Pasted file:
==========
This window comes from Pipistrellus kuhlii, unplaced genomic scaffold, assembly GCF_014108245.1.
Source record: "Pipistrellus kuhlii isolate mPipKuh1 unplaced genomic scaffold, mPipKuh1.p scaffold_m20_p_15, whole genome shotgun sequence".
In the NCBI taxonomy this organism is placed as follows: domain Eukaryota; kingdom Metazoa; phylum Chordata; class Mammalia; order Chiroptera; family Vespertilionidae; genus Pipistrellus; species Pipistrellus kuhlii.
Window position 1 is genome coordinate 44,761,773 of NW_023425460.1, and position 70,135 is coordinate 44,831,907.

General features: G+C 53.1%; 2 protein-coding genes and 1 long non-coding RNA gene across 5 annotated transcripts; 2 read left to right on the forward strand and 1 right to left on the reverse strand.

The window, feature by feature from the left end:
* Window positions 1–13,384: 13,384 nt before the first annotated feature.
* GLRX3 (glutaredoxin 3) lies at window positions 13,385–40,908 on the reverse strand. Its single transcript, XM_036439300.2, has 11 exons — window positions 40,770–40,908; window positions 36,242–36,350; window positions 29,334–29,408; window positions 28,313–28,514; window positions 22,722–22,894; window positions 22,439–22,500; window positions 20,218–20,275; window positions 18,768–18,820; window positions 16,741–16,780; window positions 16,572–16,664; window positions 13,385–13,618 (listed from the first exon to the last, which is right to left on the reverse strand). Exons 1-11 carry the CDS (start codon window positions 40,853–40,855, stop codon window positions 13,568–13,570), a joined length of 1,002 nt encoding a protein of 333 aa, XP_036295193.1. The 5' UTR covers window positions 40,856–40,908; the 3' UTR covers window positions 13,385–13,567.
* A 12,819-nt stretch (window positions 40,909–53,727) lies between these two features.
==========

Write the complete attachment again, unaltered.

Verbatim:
This window comes from Pipistrellus kuhlii, unplaced genomic scaffold, assembly GCF_014108245.1.
Source record: "Pipistrellus kuhlii isolate mPipKuh1 unplaced genomic scaffold, mPipKuh1.p scaffold_m20_p_15, whole genome shotgun sequence".
In the NCBI taxonomy this organism is placed as follows: domain Eukaryota; kingdom Metazoa; phylum Chordata; class Mammalia; order Chiroptera; family Vespertilionidae; genus Pipistrellus; species Pipistrellus kuhlii.
Window position 1 is genome coordinate 44,761,773 of NW_023425460.1, and position 70,135 is coordinate 44,831,907.

General features: G+C 53.1%; 2 protein-coding genes and 1 long non-coding RNA gene across 5 annotated transcripts; 2 read left to right on the forward strand and 1 right to left on the reverse strand.

The window, feature by feature from the left end:
* Window positions 1–13,384: 13,384 nt before the first annotated feature.
* GLRX3 (glutaredoxin 3) lies at window positions 13,385–40,908 on the reverse strand. Its single transcript, XM_036439300.2, has 11 exons — window positions 40,770–40,908; window positions 36,242–36,350; window positions 29,334–29,408; window positions 28,313–28,514; window positions 22,722–22,894; window positions 22,439–22,500; window positions 20,218–20,275; window positions 18,768–18,820; window positions 16,741–16,780; window positions 16,572–16,664; window positions 13,385–13,618 (listed from the first exon to the last, which is right to left on the reverse strand). Exons 1-11 carry the CDS (start codon window positions 40,853–40,855, stop codon window positions 13,568–13,570), a joined length of 1,002 nt encoding a protein of 333 aa, XP_036295193.1. The 5' UTR covers window positions 40,856–40,908; the 3' UTR covers window positions 13,385–13,567.
* A 12,819-nt stretch (window positions 40,909–53,727) lies between these two features.